78 Neb. L. Rev. 113 (1999)
The Decline of the Socratic Method at Harvard

handle is hein.journals/nebklr78 and id is 123 raw text is: Orin S. Kerr*

The Decline of the Socratic Method
at Harvard
TABLE OF CONTENTS
I.  Introduction  ..........................................  113
II. The Debate Over the Socratic Method .................      116
A. The Socratic Method at Its Best ...................     116
B. The Socratic Method at Its Worst ..................     118
III. First Year Law Teaching at Harvard Today ...........       122
A.  Traditionalists  ....................................  122
B. Quasi-Traditionalists ..............................    123
C. Counter-Traditionalists ............................    124
IV. Explaining Differing Approaches to the Socratic
Method: Why Professors Teach the Way They Do ......        126
A.  Traditionalists  ....................................  126
B. Quasi-Traditionalists ..............................    128
C. Counter-Traditionalists ............................    129
V. Rethinking the Decline of the Socratic Method .........     131
I. INTRODUCTION
The Socratic method has long been considered a defining element
of American legal education. Among both lawyers and laypersons, So-
cratic questioning is perceived as a rite of passage that all law stu-
dents endure in their first year of law school.1 Fictional characters
© Copyright held by the NEBRASKA LAW REVIw.
* Honor Program Attorney, Computer Crime and Intellectual Property Section,
United States Department of Justice, Washington, D.C. B.S.E., Princeton Uni-
versity, 1993; M.S., Stanford University, 1994; J.D., Harvard Law School, 1997.
I would like to thank Professor Daniel Coquillette for his generous support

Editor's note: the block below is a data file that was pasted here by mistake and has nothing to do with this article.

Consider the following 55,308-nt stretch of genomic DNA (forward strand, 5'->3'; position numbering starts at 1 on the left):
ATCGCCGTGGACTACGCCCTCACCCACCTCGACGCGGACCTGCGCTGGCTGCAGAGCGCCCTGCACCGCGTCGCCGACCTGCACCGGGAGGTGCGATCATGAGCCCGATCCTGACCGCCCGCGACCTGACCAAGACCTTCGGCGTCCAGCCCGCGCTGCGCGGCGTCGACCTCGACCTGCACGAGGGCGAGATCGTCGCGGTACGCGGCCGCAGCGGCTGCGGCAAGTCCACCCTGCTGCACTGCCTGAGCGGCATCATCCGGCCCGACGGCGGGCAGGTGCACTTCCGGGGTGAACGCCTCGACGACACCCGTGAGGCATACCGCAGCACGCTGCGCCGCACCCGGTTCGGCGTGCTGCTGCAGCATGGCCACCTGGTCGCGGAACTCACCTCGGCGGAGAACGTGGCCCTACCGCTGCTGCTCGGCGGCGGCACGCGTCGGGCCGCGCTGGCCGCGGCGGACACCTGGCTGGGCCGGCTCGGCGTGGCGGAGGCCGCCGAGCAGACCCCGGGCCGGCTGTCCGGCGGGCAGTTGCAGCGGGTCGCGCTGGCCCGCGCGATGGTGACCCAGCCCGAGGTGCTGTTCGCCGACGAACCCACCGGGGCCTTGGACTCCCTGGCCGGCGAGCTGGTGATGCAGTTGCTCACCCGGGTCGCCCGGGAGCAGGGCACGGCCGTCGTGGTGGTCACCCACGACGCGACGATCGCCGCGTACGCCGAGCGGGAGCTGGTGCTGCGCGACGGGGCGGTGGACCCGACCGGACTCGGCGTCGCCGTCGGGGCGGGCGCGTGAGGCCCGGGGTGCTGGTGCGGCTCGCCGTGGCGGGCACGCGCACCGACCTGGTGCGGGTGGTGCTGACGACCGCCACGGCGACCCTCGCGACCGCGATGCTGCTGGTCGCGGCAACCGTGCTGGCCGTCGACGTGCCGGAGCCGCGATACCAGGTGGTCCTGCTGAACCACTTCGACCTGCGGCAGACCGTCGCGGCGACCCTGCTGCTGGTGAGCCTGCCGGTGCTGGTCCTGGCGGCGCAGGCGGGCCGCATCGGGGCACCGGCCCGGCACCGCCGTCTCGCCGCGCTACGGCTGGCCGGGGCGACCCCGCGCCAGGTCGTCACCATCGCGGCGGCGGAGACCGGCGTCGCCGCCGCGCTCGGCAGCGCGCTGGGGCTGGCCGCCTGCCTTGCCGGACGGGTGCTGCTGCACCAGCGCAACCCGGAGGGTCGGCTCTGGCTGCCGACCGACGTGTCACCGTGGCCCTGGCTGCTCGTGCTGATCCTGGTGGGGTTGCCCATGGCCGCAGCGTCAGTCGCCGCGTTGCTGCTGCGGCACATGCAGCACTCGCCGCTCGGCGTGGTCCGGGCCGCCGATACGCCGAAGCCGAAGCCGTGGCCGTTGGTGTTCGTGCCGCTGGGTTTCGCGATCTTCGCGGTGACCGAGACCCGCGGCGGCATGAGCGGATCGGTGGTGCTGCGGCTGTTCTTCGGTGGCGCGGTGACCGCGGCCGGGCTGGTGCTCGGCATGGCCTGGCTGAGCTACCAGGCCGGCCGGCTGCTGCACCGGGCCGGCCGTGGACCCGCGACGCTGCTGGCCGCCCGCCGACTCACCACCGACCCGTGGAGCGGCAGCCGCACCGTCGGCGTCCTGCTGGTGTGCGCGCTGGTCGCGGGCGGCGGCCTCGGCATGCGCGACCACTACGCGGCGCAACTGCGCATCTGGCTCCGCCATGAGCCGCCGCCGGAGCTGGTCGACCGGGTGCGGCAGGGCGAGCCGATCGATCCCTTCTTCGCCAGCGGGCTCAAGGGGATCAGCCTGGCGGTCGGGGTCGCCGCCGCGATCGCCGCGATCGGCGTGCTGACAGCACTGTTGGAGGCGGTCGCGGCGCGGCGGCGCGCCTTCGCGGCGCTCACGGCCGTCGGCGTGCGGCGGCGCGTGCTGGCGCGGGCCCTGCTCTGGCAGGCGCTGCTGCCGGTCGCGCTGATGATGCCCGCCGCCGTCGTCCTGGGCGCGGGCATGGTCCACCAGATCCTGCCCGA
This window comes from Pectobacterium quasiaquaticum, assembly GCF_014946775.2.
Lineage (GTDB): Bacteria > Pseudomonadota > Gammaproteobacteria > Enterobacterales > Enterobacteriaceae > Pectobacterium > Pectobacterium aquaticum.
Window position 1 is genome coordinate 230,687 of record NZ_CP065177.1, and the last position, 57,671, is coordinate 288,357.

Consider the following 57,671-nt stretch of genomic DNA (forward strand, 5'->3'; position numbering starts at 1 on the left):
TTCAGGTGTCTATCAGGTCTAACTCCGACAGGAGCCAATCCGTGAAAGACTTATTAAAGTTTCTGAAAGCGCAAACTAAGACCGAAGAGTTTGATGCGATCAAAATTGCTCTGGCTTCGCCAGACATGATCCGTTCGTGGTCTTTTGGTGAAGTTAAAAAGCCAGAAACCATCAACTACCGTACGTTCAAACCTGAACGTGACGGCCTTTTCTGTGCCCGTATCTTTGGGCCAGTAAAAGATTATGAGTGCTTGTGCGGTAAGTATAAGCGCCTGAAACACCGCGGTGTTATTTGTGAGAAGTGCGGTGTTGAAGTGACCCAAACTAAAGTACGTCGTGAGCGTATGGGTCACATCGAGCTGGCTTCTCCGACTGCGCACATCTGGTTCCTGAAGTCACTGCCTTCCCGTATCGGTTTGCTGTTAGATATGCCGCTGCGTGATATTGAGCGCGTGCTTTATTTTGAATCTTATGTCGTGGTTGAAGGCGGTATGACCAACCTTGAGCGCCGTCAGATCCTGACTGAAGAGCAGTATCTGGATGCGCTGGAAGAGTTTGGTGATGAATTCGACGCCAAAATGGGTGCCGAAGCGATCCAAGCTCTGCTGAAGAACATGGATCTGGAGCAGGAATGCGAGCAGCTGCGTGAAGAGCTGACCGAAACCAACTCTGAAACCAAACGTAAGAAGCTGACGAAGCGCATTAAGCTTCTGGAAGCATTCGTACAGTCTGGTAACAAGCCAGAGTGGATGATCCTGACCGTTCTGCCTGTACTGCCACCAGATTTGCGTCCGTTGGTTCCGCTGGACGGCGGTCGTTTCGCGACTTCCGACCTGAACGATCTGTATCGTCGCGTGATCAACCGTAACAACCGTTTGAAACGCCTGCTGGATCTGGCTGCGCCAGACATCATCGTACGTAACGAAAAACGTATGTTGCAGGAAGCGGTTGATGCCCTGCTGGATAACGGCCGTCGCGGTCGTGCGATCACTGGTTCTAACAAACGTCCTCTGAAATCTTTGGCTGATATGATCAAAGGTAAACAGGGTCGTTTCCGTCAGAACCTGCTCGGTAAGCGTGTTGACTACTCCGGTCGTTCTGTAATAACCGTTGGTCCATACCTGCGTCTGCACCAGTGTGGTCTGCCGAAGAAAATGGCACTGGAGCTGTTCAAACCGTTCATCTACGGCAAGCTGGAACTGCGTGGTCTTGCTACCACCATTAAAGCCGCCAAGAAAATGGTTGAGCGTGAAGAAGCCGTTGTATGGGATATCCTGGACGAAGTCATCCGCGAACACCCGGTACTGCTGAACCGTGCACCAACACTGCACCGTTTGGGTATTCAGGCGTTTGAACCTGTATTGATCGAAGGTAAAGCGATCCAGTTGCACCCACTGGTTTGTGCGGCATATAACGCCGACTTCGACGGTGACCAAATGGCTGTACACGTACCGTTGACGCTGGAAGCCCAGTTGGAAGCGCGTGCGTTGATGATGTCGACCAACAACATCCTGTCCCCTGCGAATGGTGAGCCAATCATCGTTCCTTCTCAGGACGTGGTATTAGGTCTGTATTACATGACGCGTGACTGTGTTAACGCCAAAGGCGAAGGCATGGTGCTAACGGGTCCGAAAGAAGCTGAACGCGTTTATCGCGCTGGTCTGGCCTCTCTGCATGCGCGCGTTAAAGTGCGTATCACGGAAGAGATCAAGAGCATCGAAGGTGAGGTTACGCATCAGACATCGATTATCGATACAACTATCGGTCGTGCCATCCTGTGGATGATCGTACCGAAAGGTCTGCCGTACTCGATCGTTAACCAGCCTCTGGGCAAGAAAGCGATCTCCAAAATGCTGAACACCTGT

and enthusiasm, and the twelve Harvard Law School professors who graciously
agreed to be interviewed for their time and patience. The views expressed in this
article in no way reflect the position of the Department of Justice. This article is
dedicated to the memory of Benedict I. Lubell, Kent Scholar, Columbia Univer-
sity Law School Class of 1932.
1. See Scorr Tuow, ONE L 294 (1977) (For nearly a century now, American law-
yers have been bound together by the knowledge that they have all survived a
similar initiation; it is something of a grand tradition.); John Yeimma, Lawyers'
Adversarial Schooling Undergoes Cross-Examination, BosToN GLOBE, May 3,

What Is HeinOnline?

With comprehensive coverage of government documents and more than 2,400 journals from inception on hundreds of subjects such as political science, criminal justice, and human rights, HeinOnline is an affordable option for colleges and universities. Documents have the authority of print combined with the accessibility of a user-friendly and powerful database.



Short-term subscription options include 24 hours, 48 hours, or 1 week to HeinOnline with pricing starting as low as $29.95

Already a HeinOnline Subscriber?